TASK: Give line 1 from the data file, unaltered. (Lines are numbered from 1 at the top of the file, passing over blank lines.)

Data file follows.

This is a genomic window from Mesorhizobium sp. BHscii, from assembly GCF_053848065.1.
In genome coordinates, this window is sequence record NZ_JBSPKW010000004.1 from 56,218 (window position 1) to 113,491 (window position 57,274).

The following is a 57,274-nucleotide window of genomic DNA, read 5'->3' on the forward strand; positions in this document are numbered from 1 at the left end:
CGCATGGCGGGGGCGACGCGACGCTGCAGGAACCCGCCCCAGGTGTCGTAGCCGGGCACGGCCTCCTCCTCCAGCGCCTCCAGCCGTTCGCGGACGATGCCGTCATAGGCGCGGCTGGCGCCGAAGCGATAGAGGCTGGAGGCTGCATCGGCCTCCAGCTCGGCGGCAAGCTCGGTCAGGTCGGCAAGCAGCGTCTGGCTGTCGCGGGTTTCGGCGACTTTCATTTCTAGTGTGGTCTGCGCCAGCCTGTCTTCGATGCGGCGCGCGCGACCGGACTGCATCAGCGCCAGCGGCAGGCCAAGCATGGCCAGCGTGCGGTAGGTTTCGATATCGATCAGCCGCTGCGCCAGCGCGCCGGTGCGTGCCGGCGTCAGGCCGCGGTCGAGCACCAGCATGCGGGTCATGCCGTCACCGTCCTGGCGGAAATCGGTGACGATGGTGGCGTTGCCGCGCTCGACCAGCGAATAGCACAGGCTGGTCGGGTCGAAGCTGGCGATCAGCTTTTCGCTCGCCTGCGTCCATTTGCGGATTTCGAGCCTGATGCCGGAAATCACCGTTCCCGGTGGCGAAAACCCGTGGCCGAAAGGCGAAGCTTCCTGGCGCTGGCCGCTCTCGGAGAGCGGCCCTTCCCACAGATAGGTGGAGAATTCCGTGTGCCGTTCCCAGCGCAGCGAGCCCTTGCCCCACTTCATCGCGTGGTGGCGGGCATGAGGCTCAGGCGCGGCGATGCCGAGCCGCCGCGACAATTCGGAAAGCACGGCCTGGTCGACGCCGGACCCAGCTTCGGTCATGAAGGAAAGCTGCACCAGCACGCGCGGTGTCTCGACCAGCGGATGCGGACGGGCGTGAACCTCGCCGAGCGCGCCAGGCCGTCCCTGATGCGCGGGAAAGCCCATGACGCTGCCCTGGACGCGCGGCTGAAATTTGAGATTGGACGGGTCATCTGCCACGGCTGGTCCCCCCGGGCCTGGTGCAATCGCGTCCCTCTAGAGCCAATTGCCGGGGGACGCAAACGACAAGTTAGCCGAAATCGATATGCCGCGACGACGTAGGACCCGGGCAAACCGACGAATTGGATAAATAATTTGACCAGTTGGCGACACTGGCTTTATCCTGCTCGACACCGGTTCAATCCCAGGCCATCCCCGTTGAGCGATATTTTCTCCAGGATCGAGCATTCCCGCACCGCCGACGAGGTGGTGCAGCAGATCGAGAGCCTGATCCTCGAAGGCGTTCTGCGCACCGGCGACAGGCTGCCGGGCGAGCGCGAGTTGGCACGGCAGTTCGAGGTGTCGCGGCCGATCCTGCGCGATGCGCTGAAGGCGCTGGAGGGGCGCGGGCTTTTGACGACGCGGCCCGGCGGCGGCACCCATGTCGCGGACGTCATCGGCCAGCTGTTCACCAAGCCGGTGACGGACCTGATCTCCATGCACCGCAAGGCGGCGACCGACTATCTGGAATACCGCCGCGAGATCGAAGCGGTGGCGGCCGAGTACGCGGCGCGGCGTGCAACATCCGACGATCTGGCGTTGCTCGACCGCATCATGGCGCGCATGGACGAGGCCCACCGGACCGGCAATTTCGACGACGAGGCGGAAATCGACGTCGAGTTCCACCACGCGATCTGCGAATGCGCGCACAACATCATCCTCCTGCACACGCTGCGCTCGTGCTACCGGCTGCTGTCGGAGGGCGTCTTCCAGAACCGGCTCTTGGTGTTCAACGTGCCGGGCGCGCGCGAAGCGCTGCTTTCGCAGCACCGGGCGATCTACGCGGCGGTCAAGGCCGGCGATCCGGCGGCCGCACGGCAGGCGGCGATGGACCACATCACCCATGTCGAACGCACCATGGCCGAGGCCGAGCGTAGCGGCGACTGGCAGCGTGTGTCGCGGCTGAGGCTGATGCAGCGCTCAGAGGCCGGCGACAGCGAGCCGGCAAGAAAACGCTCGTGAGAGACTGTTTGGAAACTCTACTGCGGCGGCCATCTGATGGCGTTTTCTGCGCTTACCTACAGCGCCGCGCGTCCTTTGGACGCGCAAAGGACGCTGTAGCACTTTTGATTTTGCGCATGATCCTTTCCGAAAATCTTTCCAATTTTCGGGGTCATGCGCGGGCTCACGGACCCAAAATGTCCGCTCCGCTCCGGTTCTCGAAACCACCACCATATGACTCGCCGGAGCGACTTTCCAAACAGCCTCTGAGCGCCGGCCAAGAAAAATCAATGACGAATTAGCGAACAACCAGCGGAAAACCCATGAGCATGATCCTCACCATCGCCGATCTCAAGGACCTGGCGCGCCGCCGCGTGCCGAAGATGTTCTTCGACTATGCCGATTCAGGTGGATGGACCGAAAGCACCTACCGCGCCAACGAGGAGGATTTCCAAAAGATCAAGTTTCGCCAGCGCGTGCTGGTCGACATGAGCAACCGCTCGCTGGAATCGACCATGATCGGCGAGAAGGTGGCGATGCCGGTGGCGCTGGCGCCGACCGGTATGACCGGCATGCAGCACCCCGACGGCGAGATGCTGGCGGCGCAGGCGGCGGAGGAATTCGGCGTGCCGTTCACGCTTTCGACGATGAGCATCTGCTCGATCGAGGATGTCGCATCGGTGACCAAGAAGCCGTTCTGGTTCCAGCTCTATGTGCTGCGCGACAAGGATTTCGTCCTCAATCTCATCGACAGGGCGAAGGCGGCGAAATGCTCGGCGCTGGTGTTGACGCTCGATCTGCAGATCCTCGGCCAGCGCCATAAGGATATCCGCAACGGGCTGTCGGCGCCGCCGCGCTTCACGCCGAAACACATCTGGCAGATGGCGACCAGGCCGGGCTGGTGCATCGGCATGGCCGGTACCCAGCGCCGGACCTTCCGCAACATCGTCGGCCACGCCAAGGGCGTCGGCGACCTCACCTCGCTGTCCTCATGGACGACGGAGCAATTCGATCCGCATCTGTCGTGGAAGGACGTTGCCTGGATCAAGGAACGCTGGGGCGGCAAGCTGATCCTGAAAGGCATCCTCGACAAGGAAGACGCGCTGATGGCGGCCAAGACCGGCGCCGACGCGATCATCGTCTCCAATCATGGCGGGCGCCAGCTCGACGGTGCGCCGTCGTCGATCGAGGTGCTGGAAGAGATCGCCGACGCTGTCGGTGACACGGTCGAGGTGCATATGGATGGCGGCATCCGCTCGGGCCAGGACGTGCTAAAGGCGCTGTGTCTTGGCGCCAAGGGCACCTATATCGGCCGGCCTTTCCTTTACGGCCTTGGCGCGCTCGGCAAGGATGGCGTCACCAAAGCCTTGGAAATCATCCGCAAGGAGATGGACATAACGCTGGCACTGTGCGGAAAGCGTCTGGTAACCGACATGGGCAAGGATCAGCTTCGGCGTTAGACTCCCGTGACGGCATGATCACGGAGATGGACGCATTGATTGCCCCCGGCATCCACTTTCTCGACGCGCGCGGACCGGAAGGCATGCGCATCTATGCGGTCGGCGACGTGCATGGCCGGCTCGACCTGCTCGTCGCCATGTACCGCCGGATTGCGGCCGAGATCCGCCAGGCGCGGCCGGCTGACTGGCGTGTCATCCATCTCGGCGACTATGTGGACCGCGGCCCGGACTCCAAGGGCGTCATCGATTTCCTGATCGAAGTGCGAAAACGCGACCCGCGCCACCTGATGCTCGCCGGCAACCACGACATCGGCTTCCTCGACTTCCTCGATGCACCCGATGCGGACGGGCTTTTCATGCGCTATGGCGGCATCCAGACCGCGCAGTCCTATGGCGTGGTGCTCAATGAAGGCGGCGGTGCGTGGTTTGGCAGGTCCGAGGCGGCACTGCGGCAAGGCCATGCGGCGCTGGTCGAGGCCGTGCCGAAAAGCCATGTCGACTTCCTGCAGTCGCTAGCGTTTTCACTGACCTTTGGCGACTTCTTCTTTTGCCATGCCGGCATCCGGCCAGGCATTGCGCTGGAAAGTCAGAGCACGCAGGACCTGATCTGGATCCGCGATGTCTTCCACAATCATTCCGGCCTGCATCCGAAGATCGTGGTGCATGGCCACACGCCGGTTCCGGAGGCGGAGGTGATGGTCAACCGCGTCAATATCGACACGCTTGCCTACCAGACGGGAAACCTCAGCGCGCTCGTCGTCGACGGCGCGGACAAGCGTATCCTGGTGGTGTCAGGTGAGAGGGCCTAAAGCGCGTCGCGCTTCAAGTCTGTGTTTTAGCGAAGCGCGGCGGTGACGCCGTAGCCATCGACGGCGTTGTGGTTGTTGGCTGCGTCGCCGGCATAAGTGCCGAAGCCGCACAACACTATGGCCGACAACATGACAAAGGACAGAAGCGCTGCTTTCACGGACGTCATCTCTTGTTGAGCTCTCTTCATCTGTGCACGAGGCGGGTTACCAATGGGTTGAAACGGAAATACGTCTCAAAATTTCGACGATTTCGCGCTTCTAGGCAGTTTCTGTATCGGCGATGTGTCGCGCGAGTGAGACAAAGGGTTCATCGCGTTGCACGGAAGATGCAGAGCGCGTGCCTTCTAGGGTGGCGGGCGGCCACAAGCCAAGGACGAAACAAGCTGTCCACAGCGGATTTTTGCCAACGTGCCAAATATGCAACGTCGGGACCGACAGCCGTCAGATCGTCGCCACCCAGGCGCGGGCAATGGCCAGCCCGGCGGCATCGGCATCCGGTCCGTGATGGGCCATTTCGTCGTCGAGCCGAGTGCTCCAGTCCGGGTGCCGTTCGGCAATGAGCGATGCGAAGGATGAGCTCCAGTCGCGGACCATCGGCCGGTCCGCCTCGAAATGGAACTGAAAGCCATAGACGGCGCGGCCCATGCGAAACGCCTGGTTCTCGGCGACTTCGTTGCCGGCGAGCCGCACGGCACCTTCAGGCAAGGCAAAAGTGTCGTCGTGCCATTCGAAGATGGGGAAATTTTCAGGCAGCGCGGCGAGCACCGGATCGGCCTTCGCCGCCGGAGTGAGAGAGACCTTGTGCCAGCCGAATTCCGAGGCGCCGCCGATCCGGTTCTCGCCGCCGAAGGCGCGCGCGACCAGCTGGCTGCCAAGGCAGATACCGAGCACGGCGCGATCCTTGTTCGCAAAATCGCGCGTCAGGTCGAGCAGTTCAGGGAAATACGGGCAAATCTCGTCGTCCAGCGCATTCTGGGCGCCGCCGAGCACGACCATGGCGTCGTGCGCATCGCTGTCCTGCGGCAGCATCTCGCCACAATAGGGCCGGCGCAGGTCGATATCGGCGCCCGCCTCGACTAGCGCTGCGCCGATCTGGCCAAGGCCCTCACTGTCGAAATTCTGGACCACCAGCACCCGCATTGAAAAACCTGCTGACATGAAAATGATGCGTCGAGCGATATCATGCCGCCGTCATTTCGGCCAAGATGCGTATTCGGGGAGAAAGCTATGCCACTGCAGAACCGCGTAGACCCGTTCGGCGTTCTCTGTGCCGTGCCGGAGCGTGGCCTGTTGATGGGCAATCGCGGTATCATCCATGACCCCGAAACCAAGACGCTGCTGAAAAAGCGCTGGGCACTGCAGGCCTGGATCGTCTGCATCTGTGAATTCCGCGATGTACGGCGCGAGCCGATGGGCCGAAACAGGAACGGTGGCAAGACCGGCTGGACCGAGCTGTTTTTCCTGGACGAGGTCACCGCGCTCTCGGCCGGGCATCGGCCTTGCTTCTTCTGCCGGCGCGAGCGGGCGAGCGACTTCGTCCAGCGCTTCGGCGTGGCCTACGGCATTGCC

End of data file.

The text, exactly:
This is a genomic window from Mesorhizobium sp. BHscii, from assembly GCF_053848065.1.